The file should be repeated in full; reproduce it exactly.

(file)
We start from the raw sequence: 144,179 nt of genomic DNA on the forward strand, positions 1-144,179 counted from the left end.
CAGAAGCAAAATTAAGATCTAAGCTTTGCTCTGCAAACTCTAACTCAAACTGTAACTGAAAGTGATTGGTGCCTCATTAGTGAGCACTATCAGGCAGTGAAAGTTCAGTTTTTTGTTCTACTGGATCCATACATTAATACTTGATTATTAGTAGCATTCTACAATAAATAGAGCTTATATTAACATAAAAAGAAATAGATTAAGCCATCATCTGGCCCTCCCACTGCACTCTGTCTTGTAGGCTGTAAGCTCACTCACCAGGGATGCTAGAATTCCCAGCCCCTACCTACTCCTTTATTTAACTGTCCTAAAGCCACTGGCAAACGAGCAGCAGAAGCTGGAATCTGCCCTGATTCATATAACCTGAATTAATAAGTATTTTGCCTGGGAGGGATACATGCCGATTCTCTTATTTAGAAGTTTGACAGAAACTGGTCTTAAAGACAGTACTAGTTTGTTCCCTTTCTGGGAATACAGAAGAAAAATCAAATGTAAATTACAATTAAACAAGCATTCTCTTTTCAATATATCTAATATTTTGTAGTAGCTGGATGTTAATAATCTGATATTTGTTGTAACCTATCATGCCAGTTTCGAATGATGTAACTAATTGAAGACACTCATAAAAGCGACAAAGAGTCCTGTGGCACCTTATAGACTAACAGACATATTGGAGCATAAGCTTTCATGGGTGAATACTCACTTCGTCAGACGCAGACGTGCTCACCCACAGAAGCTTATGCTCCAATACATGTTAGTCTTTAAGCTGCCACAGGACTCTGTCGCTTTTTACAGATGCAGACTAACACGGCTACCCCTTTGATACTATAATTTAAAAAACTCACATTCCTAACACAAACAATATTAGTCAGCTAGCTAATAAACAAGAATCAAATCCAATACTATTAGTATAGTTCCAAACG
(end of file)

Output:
We start from the raw sequence: 144,179 nt of genomic DNA on the forward strand, positions 1-144,179 counted from the left end.
CAGAAGCAAAATTAAGATCTAAGCTTTGCTCTGCAAACTCTAACTCAAACTGTAACTGAAAGTGATTGGTGCCTCATTAGTGAGCACTATCAGGCAGTGAAAGTTCAGTTTTTTGTTCTACTGGATCCATACATTAATACTTGATTATTAGTAGCATTCTACAATAAATAGAGCTTATATTAACATAAAAAGAAATAGATTAAGCCATCATCTGGCCCTCCCACTGCACTCTGTCTTGTAGGCTGTAAGCTCACTCACCAGGGATGCTAGAATTCCCAGCCCCTACCTACTCCTTTATTTAACTGTCCTAAAGCCACTGGCAAACGAGCAGCAGAAGCTGGAATCTGCCCTGATTCATATAACCTGAATTAATAAGTATTTTGCCTGGGAGGGATACATGCCGATTCTCTTATTTAGAAGTTTGACAGAAACTGGTCTTAAAGACAGTACTAGTTTGTTCCCTTTCTGGGAATACAGAAGAAAAATCAAATGTAAATTACAATTAAACAAGCATTCTCTTTTCAATATATCTAATATTTTGTAGTAGCTGGATGTTAATAATCTGATATTTGTTGTAACCTATCATGCCAGTTTCGAATGATGTAACTAATTGAAGACACTCATAAAAGCGACAAAGAGTCCTGTGGCACCTTATAGACTAACAGACATATTGGAGCATAAGCTTTCATGGGTGAATACTCACTTCGTCAGACGCAGACGTGCTCACCCACAGAAGCTTATGCTCCAATACATGTTAGTCTTTAAGCTGCCACAGGACTCTGTCGCTTTTTACAGATGCAGACTAACACGGCTACCCCTTTGATACTATAATTTAAAAAACTCACATTCCTAACACAAACAATATTAGTCAGCTAGCTAATAAACAAGAATCAAATCCAATACTATTAGTATAGTTCCAAACG